Writing. Every morning, I sit on my couch and write in my journal. I make sure I have a full forty minutes to myself before I need to shower and get to work. Kitty purrs on the couch next to me while I write and I intermittently look out the window at the birds. Bliss.

A morning shower to start the day. Before I get into the shower I dry brush. If you haven’t tried it I highly suggest you do. There are all kinds of purported benefits, but mainly it just feels really good. I turn on the shower and add a couple of drops of peppermint or eucalyptus oil to the shower. I oil pull while showering (my teeth have gotten whiter), and give myself a quick oil massage. This routine feels amazing and doesn’t take long at all.

I mostly eat healthy, but I am not adverse to treating myself. I start the day off with a smoothie of some sort, green or berry. Steel cut oats or a hard boiled egg. I make the oats ahead of time and store them in the fridge in mason jars. Easy Peasy.

I spend time in nature. Being outside helps me feel connected. I love the woods, the beach, my backyard. Being in or near the ocean is the ultimate act of self care for me. My motto: Any day spent in the ocean is a good day.

Practicing gratitude daily.  Being free from alcohol has completely changed my mood. Sure, I have crappy days. But, I have to say that it doesn’t happen very often. I have less anxiety, less anger, less judgement. What I feel inside now is hard to put into words without sounding corny.  I feel more at peace with myself and the world. I feel incredibly grateful for this life and my part in it.

Grateful

I am ten months sober. 308 days to be exact.  What I feel mostly these days is a whole lot of gratitude.  You hear a lot about the pink cloud when you first get sober. It’s when you feel ecstatic in your sobriety, grateful for everything,  noticing all the ways in which life is well.. beautiful.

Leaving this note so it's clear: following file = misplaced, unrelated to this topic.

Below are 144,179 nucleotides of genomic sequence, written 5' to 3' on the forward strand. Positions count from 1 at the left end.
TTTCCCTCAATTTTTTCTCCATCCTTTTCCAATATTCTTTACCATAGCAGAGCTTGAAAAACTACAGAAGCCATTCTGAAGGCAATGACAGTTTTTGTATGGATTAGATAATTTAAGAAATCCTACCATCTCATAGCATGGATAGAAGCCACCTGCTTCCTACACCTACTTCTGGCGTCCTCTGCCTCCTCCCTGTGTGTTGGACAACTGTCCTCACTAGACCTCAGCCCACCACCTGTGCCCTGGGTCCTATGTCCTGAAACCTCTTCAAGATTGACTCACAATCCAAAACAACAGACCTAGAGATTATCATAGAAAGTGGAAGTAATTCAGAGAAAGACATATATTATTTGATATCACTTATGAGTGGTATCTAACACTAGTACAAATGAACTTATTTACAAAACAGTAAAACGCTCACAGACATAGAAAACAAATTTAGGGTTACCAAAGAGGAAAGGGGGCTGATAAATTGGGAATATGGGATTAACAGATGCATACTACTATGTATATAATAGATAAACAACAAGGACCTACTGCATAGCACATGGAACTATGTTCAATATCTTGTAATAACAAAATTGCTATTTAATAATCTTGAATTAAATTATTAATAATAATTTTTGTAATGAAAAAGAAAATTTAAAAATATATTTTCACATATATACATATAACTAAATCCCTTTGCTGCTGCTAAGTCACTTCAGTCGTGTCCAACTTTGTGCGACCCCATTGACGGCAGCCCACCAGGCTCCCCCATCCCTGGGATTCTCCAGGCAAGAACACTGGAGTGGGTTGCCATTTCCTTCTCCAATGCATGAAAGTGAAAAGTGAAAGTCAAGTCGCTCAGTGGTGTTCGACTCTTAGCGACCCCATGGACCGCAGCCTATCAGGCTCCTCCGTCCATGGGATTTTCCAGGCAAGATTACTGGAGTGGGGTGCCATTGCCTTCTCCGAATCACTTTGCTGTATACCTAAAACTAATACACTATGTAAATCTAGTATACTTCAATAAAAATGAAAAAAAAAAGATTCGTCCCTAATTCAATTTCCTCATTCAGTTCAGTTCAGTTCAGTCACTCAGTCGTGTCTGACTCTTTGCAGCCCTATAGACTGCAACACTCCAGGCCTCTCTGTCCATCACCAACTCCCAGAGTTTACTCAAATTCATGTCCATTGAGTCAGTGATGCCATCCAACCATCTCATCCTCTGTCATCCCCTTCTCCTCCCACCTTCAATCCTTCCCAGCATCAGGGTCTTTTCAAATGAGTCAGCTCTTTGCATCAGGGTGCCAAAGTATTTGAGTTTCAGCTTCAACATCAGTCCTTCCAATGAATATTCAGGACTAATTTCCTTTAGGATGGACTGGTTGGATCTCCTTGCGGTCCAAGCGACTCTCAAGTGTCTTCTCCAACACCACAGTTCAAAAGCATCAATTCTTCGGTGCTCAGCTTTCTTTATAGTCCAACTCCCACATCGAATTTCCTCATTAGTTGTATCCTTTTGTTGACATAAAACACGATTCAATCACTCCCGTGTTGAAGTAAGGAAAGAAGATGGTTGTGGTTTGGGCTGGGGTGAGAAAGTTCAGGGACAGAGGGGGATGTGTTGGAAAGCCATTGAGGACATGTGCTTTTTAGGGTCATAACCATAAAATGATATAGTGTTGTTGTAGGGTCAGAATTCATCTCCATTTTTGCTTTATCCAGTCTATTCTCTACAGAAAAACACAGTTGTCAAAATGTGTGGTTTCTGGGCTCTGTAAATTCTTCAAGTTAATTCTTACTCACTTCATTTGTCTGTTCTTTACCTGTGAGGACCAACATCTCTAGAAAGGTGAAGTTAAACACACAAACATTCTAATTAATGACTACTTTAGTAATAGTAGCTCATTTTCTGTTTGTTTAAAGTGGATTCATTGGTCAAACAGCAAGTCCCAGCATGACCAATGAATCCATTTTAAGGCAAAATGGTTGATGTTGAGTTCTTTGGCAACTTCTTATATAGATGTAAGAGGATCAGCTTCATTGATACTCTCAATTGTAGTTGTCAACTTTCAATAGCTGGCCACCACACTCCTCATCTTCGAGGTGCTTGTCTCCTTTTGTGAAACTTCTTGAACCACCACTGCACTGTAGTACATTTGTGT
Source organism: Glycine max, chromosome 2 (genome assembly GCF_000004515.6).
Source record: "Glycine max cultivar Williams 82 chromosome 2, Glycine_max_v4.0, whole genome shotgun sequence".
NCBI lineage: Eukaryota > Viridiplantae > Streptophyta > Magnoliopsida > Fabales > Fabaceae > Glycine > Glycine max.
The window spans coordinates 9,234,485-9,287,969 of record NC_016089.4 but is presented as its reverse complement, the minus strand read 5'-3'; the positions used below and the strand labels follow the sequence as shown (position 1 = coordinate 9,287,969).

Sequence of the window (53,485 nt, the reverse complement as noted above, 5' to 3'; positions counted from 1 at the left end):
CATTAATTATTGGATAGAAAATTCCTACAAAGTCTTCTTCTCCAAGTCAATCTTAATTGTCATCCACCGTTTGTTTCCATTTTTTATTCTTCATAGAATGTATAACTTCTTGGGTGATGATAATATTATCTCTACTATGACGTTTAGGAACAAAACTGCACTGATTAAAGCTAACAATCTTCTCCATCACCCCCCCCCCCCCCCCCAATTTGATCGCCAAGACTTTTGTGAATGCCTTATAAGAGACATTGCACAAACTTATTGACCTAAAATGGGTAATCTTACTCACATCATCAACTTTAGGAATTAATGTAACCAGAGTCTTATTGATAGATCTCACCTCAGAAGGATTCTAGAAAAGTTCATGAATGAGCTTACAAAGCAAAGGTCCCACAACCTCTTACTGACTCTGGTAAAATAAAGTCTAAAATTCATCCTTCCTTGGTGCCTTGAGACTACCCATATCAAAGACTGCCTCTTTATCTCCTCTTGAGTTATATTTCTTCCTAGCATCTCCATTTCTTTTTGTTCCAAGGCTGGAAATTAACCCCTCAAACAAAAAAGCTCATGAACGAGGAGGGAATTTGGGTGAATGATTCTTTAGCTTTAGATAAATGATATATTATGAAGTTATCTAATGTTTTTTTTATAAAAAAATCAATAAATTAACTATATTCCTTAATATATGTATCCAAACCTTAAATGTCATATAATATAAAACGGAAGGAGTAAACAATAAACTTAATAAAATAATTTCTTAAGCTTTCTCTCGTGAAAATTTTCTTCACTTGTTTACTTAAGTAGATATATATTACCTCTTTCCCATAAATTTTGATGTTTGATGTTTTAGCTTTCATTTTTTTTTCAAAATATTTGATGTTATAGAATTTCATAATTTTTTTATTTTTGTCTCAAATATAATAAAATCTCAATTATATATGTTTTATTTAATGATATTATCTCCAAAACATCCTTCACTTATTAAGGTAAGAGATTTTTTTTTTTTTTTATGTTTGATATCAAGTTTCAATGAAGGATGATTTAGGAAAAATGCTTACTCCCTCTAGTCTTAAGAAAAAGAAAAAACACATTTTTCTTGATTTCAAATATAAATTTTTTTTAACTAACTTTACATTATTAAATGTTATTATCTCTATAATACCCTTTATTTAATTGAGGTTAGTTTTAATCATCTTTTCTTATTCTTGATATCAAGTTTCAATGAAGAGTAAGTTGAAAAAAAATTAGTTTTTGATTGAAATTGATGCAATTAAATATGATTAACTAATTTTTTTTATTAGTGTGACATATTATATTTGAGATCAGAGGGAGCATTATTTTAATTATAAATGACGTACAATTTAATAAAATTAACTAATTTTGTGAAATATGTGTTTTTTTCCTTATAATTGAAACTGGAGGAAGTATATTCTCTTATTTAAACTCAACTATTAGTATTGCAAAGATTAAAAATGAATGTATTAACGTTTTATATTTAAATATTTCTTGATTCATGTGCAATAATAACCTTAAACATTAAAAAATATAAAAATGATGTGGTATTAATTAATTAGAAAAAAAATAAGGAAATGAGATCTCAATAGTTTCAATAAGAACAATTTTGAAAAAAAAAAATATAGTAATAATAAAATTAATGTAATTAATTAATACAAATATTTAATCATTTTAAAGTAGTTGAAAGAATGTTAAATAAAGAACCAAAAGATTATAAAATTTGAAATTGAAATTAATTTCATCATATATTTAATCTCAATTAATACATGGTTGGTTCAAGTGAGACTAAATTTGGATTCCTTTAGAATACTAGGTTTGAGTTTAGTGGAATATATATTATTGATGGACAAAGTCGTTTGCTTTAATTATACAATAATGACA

I find myself on that cloud a lot. Hopping on and off intermittently.  I’m not constantly walking around with a grin on my face, but I am consistently in a better mood, less anxious and more myself.

Recently, my family and I went to Washington D.C. for my brother in laws fiftieth surprise party.

One of the highlights for me was scooting around D.C. with my husband and son. We could only get two scooters, so I rode on the back with my husband for most of it, balancing mostly on one foot. We saw so much, but to be honest it was being outside and riding around on the scooter that was the most fun. I felt like a kid again.

Later, we’d meet back at the hotel. Usually, everyone would be back by five because they had free drinks from five to seven. In the past, this might have been hard for me. But it wasn’t. Mostly I felt really lucky that I did not need or want to drink. When questioned, I would reply that I’m happier without it. And I meant it.

We played manhunt in the hotel, kids against adults. The management was not happy. At one point we heard one of the staff say into his walkie talkie, “they’re everywhere!”

I fully enjoyed and remember every moment of it.  And best of all, I woke up every day feeling great. When I go to bed at night, I feel so grateful to be sober. And when I wake up in the morning, I feel so grateful to be sober.

There are so many amazing things about being free from alcohol. It is impossible to convey it properly. There are the really huge things, like better health. But there are so many little things too. What I feel most often in my sobriety it gratitude. Grateful to always be myself, to never feel shame, to never willingly make myself sick. Grateful to notice all the little joys and to fill my life up with beautiful moments.

 

Forgiveness

When I think about how much my life has changed in such a short amount of time, it is astounding to me. The only change that has ever been bigger is motherhood, And that’s a whole other ball of wax.